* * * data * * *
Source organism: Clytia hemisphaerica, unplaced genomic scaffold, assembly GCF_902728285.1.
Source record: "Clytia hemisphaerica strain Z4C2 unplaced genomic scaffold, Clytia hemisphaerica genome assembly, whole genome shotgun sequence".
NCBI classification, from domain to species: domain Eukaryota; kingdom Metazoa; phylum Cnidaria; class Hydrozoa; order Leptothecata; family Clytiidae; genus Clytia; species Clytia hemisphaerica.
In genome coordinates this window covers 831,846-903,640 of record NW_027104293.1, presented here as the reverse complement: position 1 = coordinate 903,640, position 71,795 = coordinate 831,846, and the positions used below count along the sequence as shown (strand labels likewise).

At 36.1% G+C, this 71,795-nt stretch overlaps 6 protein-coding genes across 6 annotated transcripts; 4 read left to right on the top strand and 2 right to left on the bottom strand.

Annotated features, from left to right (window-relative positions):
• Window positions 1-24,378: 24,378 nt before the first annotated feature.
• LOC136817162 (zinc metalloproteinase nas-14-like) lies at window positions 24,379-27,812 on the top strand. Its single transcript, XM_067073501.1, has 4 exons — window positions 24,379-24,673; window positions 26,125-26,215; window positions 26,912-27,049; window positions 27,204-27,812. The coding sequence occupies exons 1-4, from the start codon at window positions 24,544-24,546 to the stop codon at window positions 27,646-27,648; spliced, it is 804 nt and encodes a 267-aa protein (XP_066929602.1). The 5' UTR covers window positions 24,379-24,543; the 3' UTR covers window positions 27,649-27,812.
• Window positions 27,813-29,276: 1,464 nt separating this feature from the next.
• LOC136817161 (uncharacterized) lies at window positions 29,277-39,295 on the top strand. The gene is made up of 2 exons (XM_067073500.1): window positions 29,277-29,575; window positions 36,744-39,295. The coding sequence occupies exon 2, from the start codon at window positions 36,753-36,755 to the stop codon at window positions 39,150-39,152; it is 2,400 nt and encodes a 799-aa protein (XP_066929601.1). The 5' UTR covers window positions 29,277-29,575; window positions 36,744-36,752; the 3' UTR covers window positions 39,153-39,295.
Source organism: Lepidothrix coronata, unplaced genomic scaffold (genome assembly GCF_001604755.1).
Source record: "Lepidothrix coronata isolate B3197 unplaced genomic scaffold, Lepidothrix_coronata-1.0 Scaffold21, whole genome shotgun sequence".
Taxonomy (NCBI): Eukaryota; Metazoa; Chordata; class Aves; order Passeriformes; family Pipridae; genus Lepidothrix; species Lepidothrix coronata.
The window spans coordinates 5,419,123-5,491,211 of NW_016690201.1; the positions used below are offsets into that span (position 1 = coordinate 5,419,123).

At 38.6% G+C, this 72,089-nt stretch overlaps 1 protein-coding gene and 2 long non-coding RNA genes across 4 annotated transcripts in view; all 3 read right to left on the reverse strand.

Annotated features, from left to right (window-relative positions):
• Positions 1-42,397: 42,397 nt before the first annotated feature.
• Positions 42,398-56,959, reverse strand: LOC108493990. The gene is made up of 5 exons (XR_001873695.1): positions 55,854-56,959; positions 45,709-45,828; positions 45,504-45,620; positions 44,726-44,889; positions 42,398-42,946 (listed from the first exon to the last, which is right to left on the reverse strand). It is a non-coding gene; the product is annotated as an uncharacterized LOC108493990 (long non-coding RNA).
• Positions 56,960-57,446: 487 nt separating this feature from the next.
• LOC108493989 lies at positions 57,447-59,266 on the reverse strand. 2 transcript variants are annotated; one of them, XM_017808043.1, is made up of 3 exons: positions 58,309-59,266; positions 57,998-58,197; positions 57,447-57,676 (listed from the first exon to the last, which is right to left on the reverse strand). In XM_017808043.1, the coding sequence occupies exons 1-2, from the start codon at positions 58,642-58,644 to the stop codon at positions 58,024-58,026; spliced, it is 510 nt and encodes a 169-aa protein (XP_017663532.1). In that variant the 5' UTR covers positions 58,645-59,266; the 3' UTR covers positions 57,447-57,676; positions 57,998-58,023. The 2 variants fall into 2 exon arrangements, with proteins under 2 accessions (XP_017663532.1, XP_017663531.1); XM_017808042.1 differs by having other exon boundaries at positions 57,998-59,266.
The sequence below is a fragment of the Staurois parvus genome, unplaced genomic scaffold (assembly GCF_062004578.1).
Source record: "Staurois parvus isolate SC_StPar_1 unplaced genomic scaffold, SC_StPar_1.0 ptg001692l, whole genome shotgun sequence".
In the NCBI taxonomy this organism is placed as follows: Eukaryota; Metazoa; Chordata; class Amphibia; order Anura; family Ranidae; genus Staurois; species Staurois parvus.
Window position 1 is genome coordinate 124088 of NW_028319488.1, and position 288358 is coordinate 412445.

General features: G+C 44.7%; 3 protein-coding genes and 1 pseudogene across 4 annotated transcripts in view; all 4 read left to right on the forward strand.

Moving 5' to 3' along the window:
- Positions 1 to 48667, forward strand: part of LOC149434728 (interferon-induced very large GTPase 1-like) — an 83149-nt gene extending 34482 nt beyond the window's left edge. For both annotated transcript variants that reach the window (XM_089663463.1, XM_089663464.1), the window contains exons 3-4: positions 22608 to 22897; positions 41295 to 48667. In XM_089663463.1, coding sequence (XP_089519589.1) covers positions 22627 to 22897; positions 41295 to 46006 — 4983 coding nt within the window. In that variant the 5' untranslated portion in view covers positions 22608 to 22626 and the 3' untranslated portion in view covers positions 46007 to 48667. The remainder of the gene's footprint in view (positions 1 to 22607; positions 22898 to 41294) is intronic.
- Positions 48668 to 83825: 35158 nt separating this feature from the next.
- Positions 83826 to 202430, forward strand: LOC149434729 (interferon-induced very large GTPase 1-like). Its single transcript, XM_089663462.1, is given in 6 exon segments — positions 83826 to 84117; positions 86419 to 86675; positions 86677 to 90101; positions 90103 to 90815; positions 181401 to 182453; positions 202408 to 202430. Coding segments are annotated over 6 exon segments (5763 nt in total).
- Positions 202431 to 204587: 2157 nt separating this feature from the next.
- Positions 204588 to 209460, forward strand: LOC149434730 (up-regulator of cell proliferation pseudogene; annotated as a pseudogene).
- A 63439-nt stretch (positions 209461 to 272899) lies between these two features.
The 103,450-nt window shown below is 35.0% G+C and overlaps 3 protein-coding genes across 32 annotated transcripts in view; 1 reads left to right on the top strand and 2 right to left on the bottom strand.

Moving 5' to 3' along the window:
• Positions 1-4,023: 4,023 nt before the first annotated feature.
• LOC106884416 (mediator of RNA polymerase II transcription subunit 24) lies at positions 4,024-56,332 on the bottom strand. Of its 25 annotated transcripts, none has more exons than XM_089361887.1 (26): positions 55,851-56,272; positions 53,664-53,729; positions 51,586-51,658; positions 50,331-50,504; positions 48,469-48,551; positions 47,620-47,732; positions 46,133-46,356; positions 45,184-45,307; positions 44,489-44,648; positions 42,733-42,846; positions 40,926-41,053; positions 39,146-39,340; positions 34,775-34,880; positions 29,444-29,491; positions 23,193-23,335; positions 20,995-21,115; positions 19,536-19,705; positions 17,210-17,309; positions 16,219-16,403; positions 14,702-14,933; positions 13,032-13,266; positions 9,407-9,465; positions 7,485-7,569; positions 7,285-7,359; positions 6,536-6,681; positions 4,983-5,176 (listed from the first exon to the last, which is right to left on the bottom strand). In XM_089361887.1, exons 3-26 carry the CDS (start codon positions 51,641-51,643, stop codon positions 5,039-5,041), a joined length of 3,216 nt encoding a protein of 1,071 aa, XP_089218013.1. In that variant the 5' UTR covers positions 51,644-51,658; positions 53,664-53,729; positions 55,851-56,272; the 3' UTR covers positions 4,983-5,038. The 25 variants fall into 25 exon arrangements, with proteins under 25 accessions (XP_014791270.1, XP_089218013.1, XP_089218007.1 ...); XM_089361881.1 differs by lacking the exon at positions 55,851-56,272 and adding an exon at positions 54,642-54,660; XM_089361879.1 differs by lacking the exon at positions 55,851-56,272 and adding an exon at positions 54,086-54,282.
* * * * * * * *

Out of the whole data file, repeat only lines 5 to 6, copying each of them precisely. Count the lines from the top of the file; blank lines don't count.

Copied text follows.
At 36.1% G+C, this 71,795-nt stretch overlaps 6 protein-coding genes across 6 annotated transcripts; 4 read left to right on the top strand and 2 right to left on the bottom strand.

Annotated features, from left to right (window-relative positions):